The Master who Never Gives Up


A definition of a parable is “an earthly story with a heavenly meaning.” The gospel for this Sunday is a parable about a vineyard, but we understand that the story is really about the call to accept and honor Christ as our master.

This Sunday’s parable doesn’t seem so cut and dry. A landowner plants a vineyard, digs the winepress, and does everything else you’d need to gather in a decent harvest. Then he leases it to tenants to run things while he goes away. When the harvest comes in, he sends his servants to collect his due. Instead of collecting the money the tenants and they beat, stone, and even kill his servants. And when he sends more and the same thing happens. And so then he sends his son and his son is killed as well.

After telling this parable, Jesus, at least according to Matthew, asks the critical question: “When he owner of the vineyard returns, what will he do to those tenants.” And then, right on cue, the Pharisees and the chief priests,fall for the trap hook, line, and sinker: “He will put those wretches to a miserable death, and lease the vineyard to other tenants who will give him the produce at the harvest time.”

But Jesus has a new plan.

It’s kind of crazy, when you think about it. First, I believe that the tenants think that if they keep killing off the servants and event the land owners son that they will not only survive but they will thrive.  They will own the land and have it forever.  But why on earth do these guys think that they’re going to inherit the vineyard?

The land owner is not gone forever.  He’s sent servants, and more servants, and then his son. Who’s to say he doesn’t have another son, or more servants, or an army, or at least a gang of thugs at his disposal to take care of these tenants. They’re crazy,They think they can get something for nothing. They’re crazy.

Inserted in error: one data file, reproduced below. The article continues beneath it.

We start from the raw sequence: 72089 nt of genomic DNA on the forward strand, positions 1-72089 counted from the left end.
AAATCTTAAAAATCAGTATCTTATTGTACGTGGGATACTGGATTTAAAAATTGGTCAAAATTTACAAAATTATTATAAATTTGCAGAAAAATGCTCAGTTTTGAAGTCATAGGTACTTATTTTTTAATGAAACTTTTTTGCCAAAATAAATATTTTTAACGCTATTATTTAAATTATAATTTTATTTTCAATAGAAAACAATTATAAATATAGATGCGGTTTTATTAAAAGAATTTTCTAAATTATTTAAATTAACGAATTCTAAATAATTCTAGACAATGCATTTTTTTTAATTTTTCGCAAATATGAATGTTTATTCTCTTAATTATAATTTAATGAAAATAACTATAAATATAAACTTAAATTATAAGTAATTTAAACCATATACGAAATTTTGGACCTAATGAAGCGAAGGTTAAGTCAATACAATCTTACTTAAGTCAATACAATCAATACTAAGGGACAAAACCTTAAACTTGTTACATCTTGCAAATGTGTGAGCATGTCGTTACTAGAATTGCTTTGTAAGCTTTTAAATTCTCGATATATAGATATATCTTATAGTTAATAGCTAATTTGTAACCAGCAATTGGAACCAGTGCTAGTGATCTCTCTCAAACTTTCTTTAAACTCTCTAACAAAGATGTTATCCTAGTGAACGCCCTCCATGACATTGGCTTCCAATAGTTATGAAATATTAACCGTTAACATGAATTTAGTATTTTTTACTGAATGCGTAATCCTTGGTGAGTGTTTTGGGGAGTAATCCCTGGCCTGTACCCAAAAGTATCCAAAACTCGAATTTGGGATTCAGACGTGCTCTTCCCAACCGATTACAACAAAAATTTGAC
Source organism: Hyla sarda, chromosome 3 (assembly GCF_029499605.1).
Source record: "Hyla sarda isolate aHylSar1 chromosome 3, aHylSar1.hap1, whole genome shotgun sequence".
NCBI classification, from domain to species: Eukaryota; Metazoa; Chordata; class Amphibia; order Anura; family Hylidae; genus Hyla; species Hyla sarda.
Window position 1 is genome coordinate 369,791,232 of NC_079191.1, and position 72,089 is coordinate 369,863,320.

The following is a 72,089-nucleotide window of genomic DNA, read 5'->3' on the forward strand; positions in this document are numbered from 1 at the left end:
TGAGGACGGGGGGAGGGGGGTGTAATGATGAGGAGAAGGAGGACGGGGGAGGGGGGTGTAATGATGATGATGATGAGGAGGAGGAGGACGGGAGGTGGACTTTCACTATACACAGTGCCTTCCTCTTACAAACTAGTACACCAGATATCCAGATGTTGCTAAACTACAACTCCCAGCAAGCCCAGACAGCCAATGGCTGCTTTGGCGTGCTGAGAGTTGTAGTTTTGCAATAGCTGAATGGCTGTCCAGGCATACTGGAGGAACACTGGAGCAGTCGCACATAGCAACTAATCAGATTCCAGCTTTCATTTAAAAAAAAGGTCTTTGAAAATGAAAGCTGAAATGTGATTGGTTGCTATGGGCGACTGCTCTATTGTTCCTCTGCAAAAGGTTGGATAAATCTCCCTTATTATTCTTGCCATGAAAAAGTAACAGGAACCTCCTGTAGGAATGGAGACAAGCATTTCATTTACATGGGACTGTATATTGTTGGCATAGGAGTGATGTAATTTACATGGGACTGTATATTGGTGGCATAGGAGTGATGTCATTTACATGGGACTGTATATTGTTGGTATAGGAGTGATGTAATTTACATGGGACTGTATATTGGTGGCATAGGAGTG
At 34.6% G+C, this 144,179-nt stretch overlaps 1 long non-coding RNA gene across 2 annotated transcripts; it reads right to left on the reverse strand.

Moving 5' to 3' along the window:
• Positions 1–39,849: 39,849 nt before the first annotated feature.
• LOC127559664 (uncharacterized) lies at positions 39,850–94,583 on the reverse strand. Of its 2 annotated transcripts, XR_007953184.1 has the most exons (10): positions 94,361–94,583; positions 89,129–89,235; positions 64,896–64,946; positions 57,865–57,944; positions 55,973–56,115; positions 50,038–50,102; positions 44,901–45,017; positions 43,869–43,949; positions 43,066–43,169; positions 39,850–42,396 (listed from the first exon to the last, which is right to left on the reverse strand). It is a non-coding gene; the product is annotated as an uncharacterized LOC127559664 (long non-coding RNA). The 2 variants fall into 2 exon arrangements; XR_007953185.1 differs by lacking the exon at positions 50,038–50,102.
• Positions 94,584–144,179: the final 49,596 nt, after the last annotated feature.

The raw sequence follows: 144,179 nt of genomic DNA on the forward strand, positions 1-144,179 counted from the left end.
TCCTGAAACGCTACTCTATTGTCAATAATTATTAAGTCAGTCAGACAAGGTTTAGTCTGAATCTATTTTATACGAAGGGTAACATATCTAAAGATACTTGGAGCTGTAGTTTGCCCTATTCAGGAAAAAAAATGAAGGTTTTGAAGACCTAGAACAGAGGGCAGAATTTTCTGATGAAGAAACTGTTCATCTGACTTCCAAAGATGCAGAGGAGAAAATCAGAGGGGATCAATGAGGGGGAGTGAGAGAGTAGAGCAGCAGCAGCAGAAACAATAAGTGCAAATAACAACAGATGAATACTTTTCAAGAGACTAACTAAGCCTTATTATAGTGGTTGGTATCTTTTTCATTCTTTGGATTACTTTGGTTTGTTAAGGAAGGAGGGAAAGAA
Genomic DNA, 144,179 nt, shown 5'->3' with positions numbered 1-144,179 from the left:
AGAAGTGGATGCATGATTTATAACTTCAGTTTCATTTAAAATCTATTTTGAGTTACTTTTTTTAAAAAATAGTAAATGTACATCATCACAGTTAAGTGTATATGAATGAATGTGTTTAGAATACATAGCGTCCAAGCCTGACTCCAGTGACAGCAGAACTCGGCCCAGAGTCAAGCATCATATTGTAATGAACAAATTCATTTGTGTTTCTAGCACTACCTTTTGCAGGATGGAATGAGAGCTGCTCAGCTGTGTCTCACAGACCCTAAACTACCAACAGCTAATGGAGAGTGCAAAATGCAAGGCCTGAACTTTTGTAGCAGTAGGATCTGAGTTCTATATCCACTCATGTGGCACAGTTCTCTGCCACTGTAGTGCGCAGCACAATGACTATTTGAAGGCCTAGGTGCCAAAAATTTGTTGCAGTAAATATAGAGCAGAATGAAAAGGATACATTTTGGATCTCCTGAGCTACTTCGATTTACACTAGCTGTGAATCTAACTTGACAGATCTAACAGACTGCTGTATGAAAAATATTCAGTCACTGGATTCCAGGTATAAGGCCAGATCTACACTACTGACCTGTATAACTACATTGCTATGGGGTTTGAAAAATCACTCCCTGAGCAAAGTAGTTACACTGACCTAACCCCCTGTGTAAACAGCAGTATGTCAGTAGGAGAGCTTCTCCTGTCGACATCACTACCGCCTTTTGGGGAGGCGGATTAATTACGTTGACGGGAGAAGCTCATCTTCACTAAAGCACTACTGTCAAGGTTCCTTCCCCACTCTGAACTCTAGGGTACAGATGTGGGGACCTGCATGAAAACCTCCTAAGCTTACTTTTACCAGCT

But they’re not half so crazy as this landowner! Think about it. First he sends servants, and they’re beaten, stoned, and killed. Then he sends more — not the police, mind you, or an army, just more servants — and the same thing happens again. So where does the bright idea come from to send his son, his heir, alone, to treat with these bloodthirsty hooligans? It’s absolutely crazy. Who would do such a think? No one…except maybe a crazy landlord so desperate to be in relationship with these tenants that he will do anything, risk anything, to reach out of them. This landowner acts more like a desperate parent, willing to do or say or try anything to reach out to a beloved and wayward child, than he does a businessman. It’s crazy, the kind of crazy that comes from being in love.

“What will the landlord do when he comes?” Jesus asks, and all they can imagine is violence: “He will put those wretches to a miserable death.” But notice — it’s not Jesus talking right now. They condemn themselves. That’s not what the land owner would do — that’s what the Pharisees would do — Jesus is turning things around, he is talking about God.  What does God do?

The land owner, God sent Jesus, to treat with all of us who have hoarded God’s blessings for ourselves and not given God God’s own due. And when we killed him, God raised him the dead, and sent him back to us yet one more time, still bearing the message of God’s desperate, crazy love.

This parable is about the amazing love of God, who not once but twice sent his son to us.  But God does not stop there, God continues to send Jesus to us every time we need him, every time we mess up, every time we take for ourselves.

To learn more about this crazy loving God of ours I will see you on Sunday.  Services are at 9:00 am and 11:00 am.

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